Kezia Dugdale shows why only Corbyn can save the Union
Kezia Dugdale's first interview as Scottish Labour leader on the Today programme this morning summed up why the party is lost north of the border. This wasn't the start of a fresh chapter. It was the same old failure all over again.
Dugdale's performance was one of absence. She refused to adopt any substantial political position or give yes or no answers to simple questions. She issued meaningless stock responses about wanting the best teachers for primary schools, like the one she repeatedly mentioned she was visiting later. It was a classic example of the vacuous modern political performance.
The Scottish Labour leader was reminded of comments she made about Corbyn and electability – the usual stuff you've heard from every senior Labour figure over the last few months. It wouldn't have been hard for her to say 'well he's not my choice but I'll make it work with anyone'. Instead she could only pretend she was equally happy with all the candidates. And even that answer, which was plainly nonsense, came only after several minutes of her trying to avoid the question altogether.
She even literally refused to position herself on the "political spectrum". It was like a band member refusing to say which instrument they play. The public don't much care about labels like right or left wing, but they know obfuscation when they hear it. It was desperate stuff – just another politician refusing to talk politics. No wonder people conclude they will do nothing to stand up for them, when they are not even willing to say what it is they believe in.
The irony is that Dugdale's inability to communicate comes amid continued evidence of failures by the SNP government in Holyrood. The number of Scottish pupils performing 'well' or 'very well' is in decline. Class sizes are growing steadily, despite a promise in the 2007 SNP manifesto they would decline. Indeed, the proportion of classes with more than 25 pupils increased from 24.8% to 26.7% since 2010 – despite it being illegal under legislation passed by the SNP. On health, waiting times for outpatients are shooting up, with the number waiting more than 12 weeks for an appointment more than doubled. In accident and emergency, performance is similarly dropping.
The political debate in Scotland is there for the taking, but Dugdale has no chance against Nicola Sturgeon, who, despite, her pitiful record in government, pays voters the respect of saying what she thinks and speaking plainly. So instead – with the standard-issue android leader installed in Scotland – Labour seems doomed to lose the battle over the terms of debate. The SNP can make all discussion about constitutional issues, deepening the sense that Scotland and England are separate cultures destined to be torn asunder. And Sturgeon can present herself as the plain-speaking opponent of austerity, standing up for Scots against the brutal carelessness of Westminster's political class. Her actual performance in government will continue to be a sub-plot, at most.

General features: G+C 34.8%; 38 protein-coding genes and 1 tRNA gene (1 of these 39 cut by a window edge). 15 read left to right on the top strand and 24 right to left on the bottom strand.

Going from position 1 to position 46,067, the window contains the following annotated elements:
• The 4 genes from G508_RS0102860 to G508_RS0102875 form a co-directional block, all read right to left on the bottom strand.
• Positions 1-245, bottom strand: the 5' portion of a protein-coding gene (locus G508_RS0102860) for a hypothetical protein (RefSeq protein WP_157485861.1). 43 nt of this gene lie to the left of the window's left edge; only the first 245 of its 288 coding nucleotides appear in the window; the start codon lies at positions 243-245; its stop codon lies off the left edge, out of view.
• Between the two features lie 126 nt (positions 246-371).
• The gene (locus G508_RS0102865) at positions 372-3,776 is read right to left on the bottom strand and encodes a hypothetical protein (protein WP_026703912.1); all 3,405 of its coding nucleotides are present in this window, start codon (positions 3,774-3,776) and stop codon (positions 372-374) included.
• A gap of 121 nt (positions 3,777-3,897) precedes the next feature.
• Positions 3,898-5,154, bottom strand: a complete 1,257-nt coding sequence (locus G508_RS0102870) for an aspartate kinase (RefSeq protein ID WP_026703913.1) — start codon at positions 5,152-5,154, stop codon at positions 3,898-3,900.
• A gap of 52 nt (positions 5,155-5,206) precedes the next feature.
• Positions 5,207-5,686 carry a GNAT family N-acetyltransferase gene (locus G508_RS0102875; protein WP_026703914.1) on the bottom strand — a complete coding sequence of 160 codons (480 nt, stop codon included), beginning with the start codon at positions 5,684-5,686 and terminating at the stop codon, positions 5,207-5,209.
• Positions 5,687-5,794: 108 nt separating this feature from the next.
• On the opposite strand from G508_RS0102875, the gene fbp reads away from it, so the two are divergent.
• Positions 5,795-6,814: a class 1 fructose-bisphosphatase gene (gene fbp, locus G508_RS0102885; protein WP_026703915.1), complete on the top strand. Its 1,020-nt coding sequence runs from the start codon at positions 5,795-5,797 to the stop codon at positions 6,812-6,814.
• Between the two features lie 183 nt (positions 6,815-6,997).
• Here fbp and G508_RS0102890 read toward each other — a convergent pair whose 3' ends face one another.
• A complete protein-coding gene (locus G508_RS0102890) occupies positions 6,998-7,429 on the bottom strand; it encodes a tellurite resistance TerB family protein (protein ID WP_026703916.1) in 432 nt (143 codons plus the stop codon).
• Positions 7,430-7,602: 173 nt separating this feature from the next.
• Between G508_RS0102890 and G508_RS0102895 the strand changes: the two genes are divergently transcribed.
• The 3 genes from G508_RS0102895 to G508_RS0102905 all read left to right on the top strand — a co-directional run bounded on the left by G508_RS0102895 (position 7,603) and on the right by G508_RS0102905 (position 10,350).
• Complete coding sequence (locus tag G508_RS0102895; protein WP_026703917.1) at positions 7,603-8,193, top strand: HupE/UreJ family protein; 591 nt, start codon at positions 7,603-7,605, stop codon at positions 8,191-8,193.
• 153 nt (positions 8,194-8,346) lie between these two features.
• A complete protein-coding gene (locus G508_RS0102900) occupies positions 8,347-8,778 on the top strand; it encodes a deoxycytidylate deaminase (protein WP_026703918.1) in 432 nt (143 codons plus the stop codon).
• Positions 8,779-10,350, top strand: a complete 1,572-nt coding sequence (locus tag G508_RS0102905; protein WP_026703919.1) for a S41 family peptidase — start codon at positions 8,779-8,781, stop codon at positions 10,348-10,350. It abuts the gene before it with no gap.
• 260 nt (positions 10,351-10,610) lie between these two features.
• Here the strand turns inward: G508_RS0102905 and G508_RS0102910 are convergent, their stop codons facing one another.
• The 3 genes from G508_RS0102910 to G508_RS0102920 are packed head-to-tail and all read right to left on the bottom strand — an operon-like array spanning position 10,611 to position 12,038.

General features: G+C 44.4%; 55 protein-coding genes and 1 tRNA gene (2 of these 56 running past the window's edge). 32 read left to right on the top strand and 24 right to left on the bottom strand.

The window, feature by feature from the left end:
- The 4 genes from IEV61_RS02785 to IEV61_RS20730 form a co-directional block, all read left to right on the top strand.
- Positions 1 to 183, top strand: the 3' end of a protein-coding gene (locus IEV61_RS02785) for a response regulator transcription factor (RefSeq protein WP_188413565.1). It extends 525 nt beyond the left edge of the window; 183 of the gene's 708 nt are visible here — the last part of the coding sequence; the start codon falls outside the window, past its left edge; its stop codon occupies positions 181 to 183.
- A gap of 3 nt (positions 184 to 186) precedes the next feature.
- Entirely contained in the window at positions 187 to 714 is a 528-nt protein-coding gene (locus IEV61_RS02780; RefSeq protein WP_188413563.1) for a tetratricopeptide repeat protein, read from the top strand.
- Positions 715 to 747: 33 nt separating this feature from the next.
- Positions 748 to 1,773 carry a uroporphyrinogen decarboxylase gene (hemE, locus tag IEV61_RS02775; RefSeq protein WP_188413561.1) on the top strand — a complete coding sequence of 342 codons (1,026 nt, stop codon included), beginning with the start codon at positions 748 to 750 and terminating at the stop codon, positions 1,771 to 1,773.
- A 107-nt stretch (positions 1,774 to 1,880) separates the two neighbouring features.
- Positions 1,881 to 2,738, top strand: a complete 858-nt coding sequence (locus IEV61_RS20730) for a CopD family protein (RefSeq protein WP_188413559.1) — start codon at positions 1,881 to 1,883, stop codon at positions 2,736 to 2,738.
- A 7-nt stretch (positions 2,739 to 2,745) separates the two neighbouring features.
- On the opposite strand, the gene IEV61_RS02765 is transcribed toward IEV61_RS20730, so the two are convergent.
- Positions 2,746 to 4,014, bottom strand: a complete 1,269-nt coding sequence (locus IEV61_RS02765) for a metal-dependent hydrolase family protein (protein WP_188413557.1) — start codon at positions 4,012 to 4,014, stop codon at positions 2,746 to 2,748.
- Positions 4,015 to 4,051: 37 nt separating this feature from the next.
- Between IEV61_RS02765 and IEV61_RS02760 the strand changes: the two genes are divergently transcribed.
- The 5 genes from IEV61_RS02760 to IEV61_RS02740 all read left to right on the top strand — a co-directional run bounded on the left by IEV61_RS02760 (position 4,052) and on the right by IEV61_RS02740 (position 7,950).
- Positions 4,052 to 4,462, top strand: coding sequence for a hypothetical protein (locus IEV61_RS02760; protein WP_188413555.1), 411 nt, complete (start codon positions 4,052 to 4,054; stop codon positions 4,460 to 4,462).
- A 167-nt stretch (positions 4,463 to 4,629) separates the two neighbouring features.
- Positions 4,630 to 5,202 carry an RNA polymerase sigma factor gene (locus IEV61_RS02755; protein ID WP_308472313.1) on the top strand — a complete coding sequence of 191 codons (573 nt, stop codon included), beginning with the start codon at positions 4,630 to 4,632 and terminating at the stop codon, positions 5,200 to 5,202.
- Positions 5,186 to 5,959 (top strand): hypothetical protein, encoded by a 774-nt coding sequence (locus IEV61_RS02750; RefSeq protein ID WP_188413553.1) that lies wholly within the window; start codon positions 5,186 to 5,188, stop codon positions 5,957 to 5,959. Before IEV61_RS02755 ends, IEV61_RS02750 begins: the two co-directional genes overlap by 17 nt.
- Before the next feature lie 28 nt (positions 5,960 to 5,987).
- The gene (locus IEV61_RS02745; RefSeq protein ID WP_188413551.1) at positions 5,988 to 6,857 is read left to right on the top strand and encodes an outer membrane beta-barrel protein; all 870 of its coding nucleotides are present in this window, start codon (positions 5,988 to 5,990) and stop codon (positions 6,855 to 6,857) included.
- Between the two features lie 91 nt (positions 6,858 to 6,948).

But despite the constant moaning of journalists and Labour grandees that he is unelectable and a disaster waiting to happen, there is one Labour politician Sturgeon surely fears, and that is Jeremy Corbyn. The Labour leadership frontrunner falsifies the premise of Sturgeon's message – that Westminster is incapable of vocalising radical politics. He demonstrates that her arbitrary distinctions between English and Scottish political desires are false. His ability to speak clearly and confidently without the passive managerial rhetoric of other Labour politicians means he can go toe-to-toe with the first minister without instantly turning off audiences.
His rallies in Scotland are constantly selling out. Many of the young people enthused by the independence referendum are listening to what he has to say. A recent tour of Scotland saw him need an overspill room for a lunchtime rally in Edinburgh, even on a weekday. An evening event in Glasgow, which voted for independence, had to be moved to a larger venue after tickets for the hall it was due to take place in sold out before it was even advertised.
It pays not to get too excited. Millions of Scots are happy with their newfound support for the SNP and won't be nudged from it easily. Others will associate Labour with Dugdale more than Corbyn. And Corbyn himself would be the first to admit that, as an MP for north London, he is not an expert on Scottish politics.
But he shows how Labour can win back power in Scotland – by expressing big, radical political ideas in concrete language. That is the only way to save the union from nationalism: by taking back the conversation and creating the political space in which to focus on the SNP's record in government, rather than the constant constitutional matters the party prefers to talk about. Dugdale is a repetition of the failures of the past. Corbyn offers the only hope of changing the conversation.